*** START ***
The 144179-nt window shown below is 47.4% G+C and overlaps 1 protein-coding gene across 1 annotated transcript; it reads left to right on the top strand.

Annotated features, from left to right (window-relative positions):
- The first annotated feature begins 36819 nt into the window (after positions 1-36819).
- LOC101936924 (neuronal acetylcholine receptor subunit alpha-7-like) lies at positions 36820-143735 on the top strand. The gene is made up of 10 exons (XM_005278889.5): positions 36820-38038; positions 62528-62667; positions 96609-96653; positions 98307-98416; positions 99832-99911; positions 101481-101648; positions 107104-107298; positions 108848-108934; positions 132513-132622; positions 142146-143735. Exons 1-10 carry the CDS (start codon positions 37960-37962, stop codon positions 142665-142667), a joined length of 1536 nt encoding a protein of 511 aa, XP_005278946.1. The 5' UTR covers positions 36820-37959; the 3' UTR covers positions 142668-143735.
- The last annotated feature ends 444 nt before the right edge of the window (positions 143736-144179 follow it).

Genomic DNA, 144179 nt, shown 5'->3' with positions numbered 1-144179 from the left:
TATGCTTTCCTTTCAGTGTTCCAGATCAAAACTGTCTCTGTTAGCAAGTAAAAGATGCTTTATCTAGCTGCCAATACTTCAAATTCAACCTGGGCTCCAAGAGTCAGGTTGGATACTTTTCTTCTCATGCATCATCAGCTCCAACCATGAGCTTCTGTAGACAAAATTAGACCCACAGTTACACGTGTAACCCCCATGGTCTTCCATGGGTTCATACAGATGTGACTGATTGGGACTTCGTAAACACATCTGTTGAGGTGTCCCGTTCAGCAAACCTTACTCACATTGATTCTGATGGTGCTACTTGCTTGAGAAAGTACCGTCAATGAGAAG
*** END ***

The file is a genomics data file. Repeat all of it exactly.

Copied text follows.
The 144179-nt window shown below is 47.4% G+C and overlaps 1 protein-coding gene across 1 annotated transcript; it reads left to right on the top strand.

Annotated features, from left to right (window-relative positions):
- The first annotated feature begins 36819 nt into the window (after positions 1-36819).
- LOC101936924 (neuronal acetylcholine receptor subunit alpha-7-like) lies at positions 36820-143735 on the top strand. The gene is made up of 10 exons (XM_005278889.5): positions 36820-38038; positions 62528-62667; positions 96609-96653; positions 98307-98416; positions 99832-99911; positions 101481-101648; positions 107104-107298; positions 108848-108934; positions 132513-132622; positions 142146-143735. Exons 1-10 carry the CDS (start codon positions 37960-37962, stop codon positions 142665-142667), a joined length of 1536 nt encoding a protein of 511 aa, XP_005278946.1. The 5' UTR covers positions 36820-37959; the 3' UTR covers positions 142668-143735.
- The last annotated feature ends 444 nt before the right edge of the window (positions 143736-144179 follow it).

Genomic DNA, 144179 nt, shown 5'->3' with positions numbered 1-144179 from the left:
TATGCTTTCCTTTCAGTGTTCCAGATCAAAACTGTCTCTGTTAGCAAGTAAAAGATGCTTTATCTAGCTGCCAATACTTCAAATTCAACCTGGGCTCCAAGAGTCAGGTTGGATACTTTTCTTCTCATGCATCATCAGCTCCAACCATGAGCTTCTGTAGACAAAATTAGACCCACAGTTACACGTGTAACCCCCATGGTCTTCCATGGGTTCATACAGATGTGACTGATTGGGACTTCGTAAACACATCTGTTGAGGTGTCCCGTTCAGCAAACCTTACTCACATTGATTCTGATGGTGCTACTTGCTTGAGAAAGTACCGTCAATGAGAAG